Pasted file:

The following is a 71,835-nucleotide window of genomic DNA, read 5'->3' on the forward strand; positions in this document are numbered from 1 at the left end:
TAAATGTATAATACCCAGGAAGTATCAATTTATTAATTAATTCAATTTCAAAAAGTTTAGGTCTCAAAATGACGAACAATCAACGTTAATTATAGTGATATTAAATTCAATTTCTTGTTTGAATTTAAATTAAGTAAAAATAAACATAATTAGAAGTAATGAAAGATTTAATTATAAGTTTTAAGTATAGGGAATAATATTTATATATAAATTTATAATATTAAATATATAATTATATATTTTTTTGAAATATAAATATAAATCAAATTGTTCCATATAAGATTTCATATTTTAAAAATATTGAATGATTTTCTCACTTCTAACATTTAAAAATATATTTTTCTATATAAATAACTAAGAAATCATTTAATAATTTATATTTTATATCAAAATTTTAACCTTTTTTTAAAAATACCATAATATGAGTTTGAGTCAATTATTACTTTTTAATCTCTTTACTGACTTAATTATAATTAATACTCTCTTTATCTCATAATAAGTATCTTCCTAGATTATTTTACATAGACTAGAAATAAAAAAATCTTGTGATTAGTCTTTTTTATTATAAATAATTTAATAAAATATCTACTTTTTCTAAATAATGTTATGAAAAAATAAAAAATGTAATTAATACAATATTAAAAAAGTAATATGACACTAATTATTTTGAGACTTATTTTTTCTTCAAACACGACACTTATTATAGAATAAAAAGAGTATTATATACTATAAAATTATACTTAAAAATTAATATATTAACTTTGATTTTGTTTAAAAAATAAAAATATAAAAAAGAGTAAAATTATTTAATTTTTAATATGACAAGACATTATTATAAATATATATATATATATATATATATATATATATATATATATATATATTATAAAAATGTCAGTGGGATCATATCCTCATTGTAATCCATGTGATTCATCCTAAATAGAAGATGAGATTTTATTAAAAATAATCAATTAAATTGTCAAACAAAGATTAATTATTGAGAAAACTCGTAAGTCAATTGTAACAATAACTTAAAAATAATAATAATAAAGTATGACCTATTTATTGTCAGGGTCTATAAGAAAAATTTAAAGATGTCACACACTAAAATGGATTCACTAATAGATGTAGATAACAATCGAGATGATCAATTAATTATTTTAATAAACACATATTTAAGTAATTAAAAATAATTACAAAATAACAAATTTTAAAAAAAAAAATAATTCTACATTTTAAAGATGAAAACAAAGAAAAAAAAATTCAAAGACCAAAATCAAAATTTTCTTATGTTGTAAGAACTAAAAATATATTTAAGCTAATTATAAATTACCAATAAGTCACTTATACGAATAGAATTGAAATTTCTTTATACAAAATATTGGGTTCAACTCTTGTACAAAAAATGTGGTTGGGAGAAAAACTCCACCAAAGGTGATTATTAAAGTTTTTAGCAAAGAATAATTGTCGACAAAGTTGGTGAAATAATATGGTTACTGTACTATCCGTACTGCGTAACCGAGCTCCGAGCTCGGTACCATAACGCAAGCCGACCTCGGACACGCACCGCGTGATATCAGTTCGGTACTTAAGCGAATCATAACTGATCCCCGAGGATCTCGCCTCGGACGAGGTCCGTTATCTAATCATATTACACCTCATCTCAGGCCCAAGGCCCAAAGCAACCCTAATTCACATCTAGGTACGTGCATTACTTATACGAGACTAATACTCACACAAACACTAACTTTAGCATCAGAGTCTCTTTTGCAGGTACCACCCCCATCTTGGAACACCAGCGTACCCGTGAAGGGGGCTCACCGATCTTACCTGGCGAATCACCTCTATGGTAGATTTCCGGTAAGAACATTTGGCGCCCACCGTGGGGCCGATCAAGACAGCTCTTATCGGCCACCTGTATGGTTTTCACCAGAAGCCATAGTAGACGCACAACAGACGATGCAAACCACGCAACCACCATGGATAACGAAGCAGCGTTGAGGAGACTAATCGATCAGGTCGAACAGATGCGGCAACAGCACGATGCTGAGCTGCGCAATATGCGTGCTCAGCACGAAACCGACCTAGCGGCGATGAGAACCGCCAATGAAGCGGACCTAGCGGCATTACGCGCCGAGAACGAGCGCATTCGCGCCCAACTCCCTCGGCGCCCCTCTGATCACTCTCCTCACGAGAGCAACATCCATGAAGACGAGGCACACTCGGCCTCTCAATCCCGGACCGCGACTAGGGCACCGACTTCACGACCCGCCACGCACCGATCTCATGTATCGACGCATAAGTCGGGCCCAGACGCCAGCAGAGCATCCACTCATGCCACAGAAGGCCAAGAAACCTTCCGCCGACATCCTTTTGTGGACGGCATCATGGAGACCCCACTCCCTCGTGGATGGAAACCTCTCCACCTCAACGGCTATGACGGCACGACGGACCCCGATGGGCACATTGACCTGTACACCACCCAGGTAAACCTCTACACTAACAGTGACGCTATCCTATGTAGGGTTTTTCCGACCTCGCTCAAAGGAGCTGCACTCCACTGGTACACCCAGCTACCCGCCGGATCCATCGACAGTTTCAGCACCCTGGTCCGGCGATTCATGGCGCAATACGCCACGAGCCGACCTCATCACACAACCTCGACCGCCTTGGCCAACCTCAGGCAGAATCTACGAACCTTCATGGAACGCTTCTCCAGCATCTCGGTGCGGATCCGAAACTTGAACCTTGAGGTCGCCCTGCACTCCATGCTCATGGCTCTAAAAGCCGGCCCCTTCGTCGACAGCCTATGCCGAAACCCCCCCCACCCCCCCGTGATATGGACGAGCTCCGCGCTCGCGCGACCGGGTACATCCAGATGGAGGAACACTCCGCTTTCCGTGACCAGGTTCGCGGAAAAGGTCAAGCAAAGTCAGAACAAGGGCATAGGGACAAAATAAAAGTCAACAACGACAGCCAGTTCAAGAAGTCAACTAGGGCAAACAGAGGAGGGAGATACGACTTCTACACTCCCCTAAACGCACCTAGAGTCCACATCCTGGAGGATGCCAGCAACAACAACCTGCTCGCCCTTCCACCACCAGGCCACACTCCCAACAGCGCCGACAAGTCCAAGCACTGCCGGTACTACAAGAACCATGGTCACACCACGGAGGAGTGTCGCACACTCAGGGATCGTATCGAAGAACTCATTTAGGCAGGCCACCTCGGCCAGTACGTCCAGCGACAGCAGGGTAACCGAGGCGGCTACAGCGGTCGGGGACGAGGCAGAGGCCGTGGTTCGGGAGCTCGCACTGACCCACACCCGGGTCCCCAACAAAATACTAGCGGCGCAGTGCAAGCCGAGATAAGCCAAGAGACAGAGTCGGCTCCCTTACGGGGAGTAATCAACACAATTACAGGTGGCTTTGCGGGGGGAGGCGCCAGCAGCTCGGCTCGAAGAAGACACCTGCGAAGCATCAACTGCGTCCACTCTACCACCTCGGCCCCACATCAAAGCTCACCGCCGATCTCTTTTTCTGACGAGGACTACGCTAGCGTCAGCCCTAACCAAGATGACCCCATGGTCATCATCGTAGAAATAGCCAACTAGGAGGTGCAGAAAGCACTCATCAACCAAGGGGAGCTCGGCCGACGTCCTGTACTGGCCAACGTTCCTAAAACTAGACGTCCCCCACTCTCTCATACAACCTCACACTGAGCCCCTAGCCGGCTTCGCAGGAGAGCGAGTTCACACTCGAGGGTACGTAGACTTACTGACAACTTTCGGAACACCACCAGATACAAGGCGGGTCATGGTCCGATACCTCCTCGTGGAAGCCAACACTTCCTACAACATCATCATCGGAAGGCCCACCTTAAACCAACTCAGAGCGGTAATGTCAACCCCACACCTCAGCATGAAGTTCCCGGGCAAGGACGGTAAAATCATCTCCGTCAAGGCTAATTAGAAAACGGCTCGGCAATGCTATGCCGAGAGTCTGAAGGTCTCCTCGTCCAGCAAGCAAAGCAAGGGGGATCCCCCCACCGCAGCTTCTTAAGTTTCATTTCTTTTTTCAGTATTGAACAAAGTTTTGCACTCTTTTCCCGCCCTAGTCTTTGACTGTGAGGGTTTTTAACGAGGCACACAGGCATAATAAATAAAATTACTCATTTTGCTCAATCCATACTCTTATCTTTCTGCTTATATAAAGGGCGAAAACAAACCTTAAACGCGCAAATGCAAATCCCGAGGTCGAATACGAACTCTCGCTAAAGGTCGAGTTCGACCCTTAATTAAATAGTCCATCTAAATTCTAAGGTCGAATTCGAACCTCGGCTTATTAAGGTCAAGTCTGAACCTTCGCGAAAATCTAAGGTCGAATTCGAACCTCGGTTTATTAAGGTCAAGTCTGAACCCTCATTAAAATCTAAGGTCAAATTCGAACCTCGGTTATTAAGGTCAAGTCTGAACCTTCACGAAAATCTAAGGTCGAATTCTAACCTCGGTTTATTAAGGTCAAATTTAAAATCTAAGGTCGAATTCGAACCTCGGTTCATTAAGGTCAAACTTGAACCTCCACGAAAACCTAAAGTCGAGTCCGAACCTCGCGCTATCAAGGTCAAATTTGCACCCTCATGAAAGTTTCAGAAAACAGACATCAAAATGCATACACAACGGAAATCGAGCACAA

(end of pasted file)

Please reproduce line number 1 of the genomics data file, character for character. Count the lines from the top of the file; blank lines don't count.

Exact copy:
The following is a 71,835-nucleotide window of genomic DNA, read 5'->3' on the forward strand; positions in this document are numbered from 1 at the left end: